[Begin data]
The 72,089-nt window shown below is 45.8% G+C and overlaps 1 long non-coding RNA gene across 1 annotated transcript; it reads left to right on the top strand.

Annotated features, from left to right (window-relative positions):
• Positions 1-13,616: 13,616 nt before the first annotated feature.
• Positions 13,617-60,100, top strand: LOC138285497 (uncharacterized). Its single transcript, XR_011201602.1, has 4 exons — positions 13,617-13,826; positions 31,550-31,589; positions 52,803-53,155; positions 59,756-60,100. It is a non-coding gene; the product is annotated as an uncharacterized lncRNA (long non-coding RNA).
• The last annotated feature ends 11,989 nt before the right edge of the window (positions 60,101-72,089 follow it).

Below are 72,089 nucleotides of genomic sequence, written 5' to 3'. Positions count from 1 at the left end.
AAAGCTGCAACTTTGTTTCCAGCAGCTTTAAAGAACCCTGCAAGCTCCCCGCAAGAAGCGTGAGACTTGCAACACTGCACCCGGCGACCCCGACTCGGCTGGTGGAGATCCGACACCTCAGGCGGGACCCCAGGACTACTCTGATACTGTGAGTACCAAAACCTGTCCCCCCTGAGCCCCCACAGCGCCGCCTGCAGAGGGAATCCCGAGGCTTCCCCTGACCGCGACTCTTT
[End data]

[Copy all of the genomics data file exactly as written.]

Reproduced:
The 72,089-nt window shown below is 45.8% G+C and overlaps 1 long non-coding RNA gene across 1 annotated transcript; it reads left to right on the top strand.

Annotated features, from left to right (window-relative positions):
• Positions 1-13,616: 13,616 nt before the first annotated feature.
• Positions 13,617-60,100, top strand: LOC138285497 (uncharacterized). Its single transcript, XR_011201602.1, has 4 exons — positions 13,617-13,826; positions 31,550-31,589; positions 52,803-53,155; positions 59,756-60,100. It is a non-coding gene; the product is annotated as an uncharacterized lncRNA (long non-coding RNA).
• The last annotated feature ends 11,989 nt before the right edge of the window (positions 60,101-72,089 follow it).

Below are 72,089 nucleotides of genomic sequence, written 5' to 3'. Positions count from 1 at the left end.
AAAGCTGCAACTTTGTTTCCAGCAGCTTTAAAGAACCCTGCAAGCTCCCCGCAAGAAGCGTGAGACTTGCAACACTGCACCCGGCGACCCCGACTCGGCTGGTGGAGATCCGACACCTCAGGCGGGACCCCAGGACTACTCTGATACTGTGAGTACCAAAACCTGTCCCCCCTGAGCCCCCACAGCGCCGCCTGCAGAGGGAATCCCGAGGCTTCCCCTGACCGCGACTCTTT